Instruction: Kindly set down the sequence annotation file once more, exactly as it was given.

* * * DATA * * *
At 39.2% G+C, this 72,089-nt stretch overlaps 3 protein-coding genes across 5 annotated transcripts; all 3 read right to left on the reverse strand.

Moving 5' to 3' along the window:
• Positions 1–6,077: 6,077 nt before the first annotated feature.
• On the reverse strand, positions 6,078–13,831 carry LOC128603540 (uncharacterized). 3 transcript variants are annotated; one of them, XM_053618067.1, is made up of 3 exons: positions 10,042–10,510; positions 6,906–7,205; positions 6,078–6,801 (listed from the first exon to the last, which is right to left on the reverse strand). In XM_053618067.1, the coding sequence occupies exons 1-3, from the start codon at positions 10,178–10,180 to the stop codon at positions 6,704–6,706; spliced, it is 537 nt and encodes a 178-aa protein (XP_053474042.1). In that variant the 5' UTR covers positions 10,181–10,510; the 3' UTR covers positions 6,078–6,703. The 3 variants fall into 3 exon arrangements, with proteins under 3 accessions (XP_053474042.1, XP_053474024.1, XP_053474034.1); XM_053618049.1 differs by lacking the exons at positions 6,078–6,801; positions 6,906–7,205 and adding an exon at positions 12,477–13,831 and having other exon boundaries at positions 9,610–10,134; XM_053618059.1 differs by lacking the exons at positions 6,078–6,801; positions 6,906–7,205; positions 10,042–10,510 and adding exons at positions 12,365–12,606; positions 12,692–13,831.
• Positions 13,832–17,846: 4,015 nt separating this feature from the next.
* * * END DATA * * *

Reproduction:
At 39.2% G+C, this 72,089-nt stretch overlaps 3 protein-coding genes across 5 annotated transcripts; all 3 read right to left on the reverse strand.

Moving 5' to 3' along the window:
• Positions 1–6,077: 6,077 nt before the first annotated feature.
• On the reverse strand, positions 6,078–13,831 carry LOC128603540 (uncharacterized). 3 transcript variants are annotated; one of them, XM_053618067.1, is made up of 3 exons: positions 10,042–10,510; positions 6,906–7,205; positions 6,078–6,801 (listed from the first exon to the last, which is right to left on the reverse strand). In XM_053618067.1, the coding sequence occupies exons 1-3, from the start codon at positions 10,178–10,180 to the stop codon at positions 6,704–6,706; spliced, it is 537 nt and encodes a 178-aa protein (XP_053474042.1). In that variant the 5' UTR covers positions 10,181–10,510; the 3' UTR covers positions 6,078–6,703. The 3 variants fall into 3 exon arrangements, with proteins under 3 accessions (XP_053474042.1, XP_053474024.1, XP_053474034.1); XM_053618049.1 differs by lacking the exons at positions 6,078–6,801; positions 6,906–7,205 and adding an exon at positions 12,477–13,831 and having other exon boundaries at positions 9,610–10,134; XM_053618059.1 differs by lacking the exons at positions 6,078–6,801; positions 6,906–7,205; positions 10,042–10,510 and adding exons at positions 12,365–12,606; positions 12,692–13,831.
• Positions 13,832–17,846: 4,015 nt separating this feature from the next.